Britain has been overtaken in military spending by a Saudi Arabia empowered by United States military aid, a new report has revealed.
Military Balance 2014, produced by the International Institute for Strategic Studies (IISS) think-tank, has revealed that in 2013, the United Kingdom slipped into fifth place in the world rankings behind the United States, China, Russia, and Saudi Arabia.
While Britain has been shrinking its defense budget in recent years in line with “government austerity” measures, Saudi Arabia’s military spending was burnished by U.S. Foreign Military Assistance, meaning that in 2013, the UK spent just $57 billion against Saudi Arabia’s $59.6 billion.
Qatar, Saudi Arabia, and the UAE have all bought, or are buying, Western missile and air defense and strike systems, which may explain the sudden uptick in spending in the region.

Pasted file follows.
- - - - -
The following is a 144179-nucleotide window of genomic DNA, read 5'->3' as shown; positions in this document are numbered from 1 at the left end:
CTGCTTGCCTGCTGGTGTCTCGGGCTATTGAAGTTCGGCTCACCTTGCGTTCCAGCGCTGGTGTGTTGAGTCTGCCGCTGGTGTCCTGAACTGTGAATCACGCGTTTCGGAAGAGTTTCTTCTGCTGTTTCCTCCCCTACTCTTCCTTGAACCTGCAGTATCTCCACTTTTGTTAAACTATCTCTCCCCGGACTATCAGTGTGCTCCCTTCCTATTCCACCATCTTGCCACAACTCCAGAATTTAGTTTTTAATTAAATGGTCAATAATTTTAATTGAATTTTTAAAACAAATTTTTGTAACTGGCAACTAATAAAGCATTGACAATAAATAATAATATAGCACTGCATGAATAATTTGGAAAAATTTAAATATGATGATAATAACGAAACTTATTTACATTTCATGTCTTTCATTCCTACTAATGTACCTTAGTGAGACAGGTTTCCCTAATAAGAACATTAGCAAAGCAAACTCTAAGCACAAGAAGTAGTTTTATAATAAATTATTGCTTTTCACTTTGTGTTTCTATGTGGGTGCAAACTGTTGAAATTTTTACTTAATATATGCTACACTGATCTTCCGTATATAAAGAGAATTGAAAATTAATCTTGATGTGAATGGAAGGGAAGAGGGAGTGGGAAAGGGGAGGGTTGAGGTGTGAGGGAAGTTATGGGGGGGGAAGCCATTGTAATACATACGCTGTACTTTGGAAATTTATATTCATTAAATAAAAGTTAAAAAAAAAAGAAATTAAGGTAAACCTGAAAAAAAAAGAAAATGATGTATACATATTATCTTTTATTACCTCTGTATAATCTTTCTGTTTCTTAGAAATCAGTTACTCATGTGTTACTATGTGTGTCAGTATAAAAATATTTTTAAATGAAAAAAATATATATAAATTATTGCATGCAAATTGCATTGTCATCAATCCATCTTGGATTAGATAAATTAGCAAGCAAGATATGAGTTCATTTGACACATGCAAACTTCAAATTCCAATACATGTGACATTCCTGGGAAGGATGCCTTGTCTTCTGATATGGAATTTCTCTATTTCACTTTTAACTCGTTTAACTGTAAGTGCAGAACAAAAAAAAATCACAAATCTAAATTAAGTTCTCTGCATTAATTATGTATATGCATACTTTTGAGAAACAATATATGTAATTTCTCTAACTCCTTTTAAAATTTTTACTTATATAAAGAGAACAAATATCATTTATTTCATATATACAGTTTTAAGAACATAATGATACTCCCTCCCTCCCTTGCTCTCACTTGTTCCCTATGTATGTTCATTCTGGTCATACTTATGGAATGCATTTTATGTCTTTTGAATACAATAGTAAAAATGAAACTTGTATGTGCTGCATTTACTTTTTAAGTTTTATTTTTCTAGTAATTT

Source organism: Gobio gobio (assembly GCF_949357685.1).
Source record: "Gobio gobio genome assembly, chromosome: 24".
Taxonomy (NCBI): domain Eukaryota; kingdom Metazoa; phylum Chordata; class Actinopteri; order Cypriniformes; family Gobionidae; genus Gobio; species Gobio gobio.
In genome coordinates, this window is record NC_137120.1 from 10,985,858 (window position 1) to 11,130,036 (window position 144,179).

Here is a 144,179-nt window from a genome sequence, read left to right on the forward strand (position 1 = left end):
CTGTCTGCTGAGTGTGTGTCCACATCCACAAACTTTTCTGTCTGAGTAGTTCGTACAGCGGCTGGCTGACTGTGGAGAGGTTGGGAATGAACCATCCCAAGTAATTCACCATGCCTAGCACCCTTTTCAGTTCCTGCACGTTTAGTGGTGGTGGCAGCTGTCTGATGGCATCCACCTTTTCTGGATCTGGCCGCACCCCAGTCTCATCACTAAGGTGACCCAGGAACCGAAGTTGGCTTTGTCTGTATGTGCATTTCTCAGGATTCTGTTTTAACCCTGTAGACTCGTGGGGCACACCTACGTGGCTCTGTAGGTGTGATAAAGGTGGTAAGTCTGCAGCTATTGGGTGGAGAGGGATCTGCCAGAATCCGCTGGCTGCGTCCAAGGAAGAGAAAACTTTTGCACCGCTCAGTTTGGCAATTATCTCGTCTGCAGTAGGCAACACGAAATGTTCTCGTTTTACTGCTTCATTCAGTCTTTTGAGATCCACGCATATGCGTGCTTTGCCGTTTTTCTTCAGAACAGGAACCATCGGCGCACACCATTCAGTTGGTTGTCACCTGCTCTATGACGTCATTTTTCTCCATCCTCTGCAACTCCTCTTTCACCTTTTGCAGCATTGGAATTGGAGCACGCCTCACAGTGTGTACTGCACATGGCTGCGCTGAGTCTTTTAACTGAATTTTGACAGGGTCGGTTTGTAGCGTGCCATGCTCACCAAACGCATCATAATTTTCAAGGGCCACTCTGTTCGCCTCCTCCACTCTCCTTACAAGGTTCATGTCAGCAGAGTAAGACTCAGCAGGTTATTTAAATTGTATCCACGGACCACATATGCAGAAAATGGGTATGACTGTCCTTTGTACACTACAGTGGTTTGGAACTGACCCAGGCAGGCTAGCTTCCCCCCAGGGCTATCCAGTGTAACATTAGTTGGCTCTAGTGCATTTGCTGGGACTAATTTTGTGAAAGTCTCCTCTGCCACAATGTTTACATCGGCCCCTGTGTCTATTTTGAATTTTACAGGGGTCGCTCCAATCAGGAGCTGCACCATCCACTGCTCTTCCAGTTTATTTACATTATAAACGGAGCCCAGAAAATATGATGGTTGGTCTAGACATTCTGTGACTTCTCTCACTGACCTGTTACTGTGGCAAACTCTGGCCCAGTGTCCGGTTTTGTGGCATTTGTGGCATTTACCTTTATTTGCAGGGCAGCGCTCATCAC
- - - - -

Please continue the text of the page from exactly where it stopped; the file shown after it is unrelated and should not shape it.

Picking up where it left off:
In 2012, the UK was ranked third behind the United States and China, a position now occupied by Russia.
However, Britain’s decline may be little more than an exchange rate fluctuation, explains IISS: “If sterling-dollar exchange rates from last week were applied to UK defence spending levels instead, these would rise from US$57bn to US$61.1bn in US dollar terms, above Saudi Arabia and into fourth place.”
The same applies to Japan’s place in the rankings, which at first looks like a decline in Japan’s military capability. In reality, its six-fold drop to $51 billion is explained by a depreciation in the value of the Japanese currency, yen.
The United States remains the largest spender in the world, with over $600 billion spent on defense last year. The second closest, China, only spent $112 billion, though the Chinese are growing their defense budgets, while America’s is technically shrinking.
IISS researchers have claimed that if Chinese military spending continues to increase at its current pace, the country may well overtake the United States sometime in the 2030s. It may however take the Chinese much longer to match America’s overall military capabilities, they clarified.